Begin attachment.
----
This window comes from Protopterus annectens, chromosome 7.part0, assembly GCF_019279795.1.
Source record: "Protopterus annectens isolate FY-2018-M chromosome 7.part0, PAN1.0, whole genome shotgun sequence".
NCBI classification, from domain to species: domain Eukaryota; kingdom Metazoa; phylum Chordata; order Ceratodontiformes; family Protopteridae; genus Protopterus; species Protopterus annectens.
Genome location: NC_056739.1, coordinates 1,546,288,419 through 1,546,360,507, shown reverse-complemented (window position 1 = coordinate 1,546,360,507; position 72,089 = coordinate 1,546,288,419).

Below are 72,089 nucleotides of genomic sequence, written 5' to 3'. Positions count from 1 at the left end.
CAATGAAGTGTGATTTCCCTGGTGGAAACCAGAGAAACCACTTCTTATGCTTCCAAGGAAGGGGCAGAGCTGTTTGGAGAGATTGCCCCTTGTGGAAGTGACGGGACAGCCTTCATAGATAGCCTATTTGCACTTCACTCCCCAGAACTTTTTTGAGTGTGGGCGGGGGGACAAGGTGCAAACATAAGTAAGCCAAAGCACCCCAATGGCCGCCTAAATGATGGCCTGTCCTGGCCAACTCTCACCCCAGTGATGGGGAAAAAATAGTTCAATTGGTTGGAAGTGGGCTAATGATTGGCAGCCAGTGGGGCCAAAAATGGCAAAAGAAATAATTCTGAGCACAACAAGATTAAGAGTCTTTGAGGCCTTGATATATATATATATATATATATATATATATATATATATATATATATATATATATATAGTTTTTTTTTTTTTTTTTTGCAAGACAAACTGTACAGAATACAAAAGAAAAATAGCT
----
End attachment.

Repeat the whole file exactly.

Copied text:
This window comes from Protopterus annectens, chromosome 7.part0, assembly GCF_019279795.1.
Source record: "Protopterus annectens isolate FY-2018-M chromosome 7.part0, PAN1.0, whole genome shotgun sequence".
NCBI classification, from domain to species: domain Eukaryota; kingdom Metazoa; phylum Chordata; order Ceratodontiformes; family Protopteridae; genus Protopterus; species Protopterus annectens.
Genome location: NC_056739.1, coordinates 1,546,288,419 through 1,546,360,507, shown reverse-complemented (window position 1 = coordinate 1,546,360,507; position 72,089 = coordinate 1,546,288,419).

Below are 72,089 nucleotides of genomic sequence, written 5' to 3'. Positions count from 1 at the left end.
CAATGAAGTGTGATTTCCCTGGTGGAAACCAGAGAAACCACTTCTTATGCTTCCAAGGAAGGGGCAGAGCTGTTTGGAGAGATTGCCCCTTGTGGAAGTGACGGGACAGCCTTCATAGATAGCCTATTTGCACTTCACTCCCCAGAACTTTTTTGAGTGTGGGCGGGGGGACAAGGTGCAAACATAAGTAAGCCAAAGCACCCCAATGGCCGCCTAAATGATGGCCTGTCCTGGCCAACTCTCACCCCAGTGATGGGGAAAAAATAGTTCAATTGGTTGGAAGTGGGCTAATGATTGGCAGCCAGTGGGGCCAAAAATGGCAAAAGAAATAATTCTGAGCACAACAAGATTAAGAGTCTTTGAGGCCTTGATATATATATATATATATATATATATATATATATATATATATATATATATATATATAGTTTTTTTTTTTTTTTTTTGCAAGACAAACTGTACAGAATACAAAAGAAAAATAGCT